Example: Coffee and Tea Preference Section
Is there a relationship between liking tea and liking coffee?
The following table shows data collected from a random sample of 100 adults. Each were asked if they liked coffee (yes or no) and if they liked tea (yes or no).
Let's use the 5 step hypothesis testing procedure to address this research question.
\(H_0:\) Liking coffee an liking tea are not related (i.e., independent) in the population
\(H_a:\) Liking coffee and liking tea are related (i.e., dependent) in the population
Assumption: All expected counts are at least 5.
Let's use Minitab to calculate the test statistic and p-value.
- Enter the table into a Minitab worksheet as shown below:
C1 C2 C3 Likes Tea Likes Coffee-Yes Likes Coffee-No 1 Yes 30 25 2 No 10 35
- Select Stat > Tables > Cross Tabulation and Chi-Square
- Select Summarized data in a two-way table from the dropdown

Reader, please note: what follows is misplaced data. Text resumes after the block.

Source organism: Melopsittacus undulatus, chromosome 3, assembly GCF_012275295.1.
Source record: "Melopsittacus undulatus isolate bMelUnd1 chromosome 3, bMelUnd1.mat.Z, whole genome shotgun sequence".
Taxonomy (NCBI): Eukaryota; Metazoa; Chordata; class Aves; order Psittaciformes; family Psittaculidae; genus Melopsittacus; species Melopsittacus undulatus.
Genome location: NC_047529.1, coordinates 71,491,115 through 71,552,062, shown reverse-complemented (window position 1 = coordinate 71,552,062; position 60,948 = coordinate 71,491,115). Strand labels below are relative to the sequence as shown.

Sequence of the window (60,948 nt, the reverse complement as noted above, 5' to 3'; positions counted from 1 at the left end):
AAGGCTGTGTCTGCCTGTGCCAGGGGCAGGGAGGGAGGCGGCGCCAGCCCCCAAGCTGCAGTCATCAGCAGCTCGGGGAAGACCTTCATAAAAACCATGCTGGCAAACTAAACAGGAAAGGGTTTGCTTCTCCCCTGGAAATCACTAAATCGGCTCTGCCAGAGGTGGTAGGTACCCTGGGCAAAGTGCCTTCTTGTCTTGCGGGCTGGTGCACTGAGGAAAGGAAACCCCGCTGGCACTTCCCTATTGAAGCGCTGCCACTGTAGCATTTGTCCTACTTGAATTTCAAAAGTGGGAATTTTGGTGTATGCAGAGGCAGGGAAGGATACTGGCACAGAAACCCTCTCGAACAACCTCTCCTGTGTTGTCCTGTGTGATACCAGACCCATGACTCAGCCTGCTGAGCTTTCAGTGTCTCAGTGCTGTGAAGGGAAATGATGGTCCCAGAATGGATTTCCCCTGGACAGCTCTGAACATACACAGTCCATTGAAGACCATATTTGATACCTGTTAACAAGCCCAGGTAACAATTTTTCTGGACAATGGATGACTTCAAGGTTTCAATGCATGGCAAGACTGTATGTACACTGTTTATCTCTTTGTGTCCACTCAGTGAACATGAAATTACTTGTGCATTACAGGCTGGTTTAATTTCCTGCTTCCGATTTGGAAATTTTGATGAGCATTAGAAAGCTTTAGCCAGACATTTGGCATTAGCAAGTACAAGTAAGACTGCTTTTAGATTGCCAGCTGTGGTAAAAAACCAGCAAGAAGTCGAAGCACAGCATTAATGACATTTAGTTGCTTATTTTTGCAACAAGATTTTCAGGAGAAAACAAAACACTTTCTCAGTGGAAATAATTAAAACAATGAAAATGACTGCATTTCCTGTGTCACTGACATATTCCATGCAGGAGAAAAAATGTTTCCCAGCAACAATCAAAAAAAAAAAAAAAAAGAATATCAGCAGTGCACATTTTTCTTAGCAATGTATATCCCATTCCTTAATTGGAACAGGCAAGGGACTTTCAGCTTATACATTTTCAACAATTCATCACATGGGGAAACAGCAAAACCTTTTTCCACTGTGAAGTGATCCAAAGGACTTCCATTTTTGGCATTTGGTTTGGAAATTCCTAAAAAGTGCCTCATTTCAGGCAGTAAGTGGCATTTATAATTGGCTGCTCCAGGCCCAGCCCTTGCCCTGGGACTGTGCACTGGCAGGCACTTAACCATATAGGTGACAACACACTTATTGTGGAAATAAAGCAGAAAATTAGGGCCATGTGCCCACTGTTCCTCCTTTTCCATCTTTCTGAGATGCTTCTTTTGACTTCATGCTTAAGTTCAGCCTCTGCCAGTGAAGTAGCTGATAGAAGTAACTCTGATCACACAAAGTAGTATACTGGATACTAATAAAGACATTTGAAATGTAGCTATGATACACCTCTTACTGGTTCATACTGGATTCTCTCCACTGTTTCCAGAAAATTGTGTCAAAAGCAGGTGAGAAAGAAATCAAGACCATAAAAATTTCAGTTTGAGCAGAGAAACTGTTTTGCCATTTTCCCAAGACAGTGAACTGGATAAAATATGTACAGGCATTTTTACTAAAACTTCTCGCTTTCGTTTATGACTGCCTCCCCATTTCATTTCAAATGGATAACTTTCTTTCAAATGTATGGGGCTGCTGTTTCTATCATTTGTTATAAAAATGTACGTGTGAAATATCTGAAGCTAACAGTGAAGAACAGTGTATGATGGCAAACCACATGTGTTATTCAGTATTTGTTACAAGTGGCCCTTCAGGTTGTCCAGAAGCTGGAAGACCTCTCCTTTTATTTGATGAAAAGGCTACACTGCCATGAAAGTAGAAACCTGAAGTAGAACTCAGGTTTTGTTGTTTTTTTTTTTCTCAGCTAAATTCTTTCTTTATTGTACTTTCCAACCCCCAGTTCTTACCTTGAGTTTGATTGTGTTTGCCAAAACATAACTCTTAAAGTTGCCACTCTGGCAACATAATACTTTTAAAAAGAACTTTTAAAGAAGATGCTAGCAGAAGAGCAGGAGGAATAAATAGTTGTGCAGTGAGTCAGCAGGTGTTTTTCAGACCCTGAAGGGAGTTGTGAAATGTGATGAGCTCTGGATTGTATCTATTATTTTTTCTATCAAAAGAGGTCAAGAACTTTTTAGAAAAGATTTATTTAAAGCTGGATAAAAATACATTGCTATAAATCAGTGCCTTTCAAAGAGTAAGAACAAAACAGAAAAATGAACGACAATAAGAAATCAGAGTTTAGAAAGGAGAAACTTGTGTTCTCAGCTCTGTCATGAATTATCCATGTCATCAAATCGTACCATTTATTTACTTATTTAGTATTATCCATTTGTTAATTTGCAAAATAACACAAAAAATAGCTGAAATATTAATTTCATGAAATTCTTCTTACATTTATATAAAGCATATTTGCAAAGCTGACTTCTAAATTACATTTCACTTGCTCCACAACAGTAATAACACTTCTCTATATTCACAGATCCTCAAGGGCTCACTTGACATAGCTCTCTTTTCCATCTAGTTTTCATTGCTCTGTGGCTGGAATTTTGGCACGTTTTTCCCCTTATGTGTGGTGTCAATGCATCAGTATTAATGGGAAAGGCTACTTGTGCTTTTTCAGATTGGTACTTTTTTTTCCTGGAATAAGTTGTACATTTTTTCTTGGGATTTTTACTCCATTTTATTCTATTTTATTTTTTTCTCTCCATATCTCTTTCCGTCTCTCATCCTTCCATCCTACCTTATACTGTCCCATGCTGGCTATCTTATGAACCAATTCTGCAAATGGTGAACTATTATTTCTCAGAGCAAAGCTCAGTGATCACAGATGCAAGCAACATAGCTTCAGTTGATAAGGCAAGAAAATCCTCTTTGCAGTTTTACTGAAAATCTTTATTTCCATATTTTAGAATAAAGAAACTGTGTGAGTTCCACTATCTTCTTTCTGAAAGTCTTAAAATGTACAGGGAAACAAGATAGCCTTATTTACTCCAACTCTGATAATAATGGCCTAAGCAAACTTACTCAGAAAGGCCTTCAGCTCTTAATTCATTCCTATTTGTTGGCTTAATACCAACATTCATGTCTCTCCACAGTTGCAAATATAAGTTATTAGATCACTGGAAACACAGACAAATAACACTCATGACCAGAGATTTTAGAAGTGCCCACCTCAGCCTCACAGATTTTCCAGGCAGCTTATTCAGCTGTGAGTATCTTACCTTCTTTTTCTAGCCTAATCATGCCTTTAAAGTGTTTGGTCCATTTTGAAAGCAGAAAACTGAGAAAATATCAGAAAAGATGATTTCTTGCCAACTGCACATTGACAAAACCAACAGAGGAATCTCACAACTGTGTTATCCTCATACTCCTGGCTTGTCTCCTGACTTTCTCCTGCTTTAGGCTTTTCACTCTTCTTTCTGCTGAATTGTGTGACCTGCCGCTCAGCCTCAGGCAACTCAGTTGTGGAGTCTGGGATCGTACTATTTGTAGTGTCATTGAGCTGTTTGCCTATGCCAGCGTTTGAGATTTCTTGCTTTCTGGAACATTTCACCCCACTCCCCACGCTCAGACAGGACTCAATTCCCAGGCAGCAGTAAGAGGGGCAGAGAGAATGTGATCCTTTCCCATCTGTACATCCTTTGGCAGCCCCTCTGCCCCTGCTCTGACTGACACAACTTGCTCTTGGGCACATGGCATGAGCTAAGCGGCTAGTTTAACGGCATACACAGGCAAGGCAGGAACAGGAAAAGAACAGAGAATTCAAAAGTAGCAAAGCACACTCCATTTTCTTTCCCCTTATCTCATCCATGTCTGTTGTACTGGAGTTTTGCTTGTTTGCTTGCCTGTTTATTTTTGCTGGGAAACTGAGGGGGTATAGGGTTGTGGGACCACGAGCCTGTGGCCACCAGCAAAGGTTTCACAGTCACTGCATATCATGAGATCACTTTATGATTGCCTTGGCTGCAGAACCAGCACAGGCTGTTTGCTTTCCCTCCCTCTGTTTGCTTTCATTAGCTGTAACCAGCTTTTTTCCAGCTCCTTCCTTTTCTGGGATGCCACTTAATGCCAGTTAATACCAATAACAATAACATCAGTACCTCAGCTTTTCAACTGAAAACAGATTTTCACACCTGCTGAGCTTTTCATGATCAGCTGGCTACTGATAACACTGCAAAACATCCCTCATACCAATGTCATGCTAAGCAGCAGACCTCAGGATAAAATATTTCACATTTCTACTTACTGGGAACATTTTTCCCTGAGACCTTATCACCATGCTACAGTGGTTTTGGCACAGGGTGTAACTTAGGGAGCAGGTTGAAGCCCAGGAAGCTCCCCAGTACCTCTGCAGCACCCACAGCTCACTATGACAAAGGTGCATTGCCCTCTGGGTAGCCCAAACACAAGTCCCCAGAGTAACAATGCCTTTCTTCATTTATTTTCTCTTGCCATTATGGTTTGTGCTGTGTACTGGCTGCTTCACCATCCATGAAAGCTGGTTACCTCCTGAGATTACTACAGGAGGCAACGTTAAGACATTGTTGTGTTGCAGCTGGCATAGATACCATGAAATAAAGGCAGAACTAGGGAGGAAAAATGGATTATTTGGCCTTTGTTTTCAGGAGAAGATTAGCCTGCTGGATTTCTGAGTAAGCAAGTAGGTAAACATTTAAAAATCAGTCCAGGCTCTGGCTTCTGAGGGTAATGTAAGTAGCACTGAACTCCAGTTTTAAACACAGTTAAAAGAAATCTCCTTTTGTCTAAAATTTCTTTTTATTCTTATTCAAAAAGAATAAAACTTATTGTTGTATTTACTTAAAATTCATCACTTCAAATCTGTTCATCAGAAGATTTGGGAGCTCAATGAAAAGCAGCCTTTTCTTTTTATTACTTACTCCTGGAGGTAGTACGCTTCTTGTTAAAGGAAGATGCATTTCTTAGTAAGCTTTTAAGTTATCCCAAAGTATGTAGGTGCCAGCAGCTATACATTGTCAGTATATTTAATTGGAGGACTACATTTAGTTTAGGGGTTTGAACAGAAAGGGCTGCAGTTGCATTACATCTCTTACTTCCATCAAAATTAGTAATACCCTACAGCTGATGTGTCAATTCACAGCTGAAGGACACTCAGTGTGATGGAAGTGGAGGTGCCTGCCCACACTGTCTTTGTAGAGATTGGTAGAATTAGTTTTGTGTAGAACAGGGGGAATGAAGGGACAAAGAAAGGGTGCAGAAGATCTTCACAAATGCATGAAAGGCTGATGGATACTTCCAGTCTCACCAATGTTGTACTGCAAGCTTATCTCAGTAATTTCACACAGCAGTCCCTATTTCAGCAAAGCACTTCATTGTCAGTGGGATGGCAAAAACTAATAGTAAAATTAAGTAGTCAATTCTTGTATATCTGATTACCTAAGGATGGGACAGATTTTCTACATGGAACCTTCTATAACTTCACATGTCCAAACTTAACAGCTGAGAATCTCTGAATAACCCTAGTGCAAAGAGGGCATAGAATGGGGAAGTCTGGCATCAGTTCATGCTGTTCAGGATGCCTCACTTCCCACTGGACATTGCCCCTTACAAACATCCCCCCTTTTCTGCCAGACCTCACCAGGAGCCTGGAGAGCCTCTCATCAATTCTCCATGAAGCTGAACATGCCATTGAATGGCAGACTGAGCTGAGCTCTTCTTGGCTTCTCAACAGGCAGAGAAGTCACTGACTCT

- Enter the columns Likes Coffee-Yes and Likes Coffee-No in the Columns containing the table box
- For the row labels enter Likes Tea (leave the column labels blank)
- Select the Chi-Square button and check the boxes for Chi-square test and Expected cell counts.
- Click OK and OK
Rows: Likes Tea Columns: Worksheet columns
Since the assumption was met in step 1, we can use the Pearson chi-square test statistic.
\(Pearson\;\chi^2 = 10.774\)
\(p = 0.001\)
Our p value is less than the standard 0.05 alpha level, so we reject the null hypothesis.
There is evidence of a relationship between between liking coffee and liking tea in the population.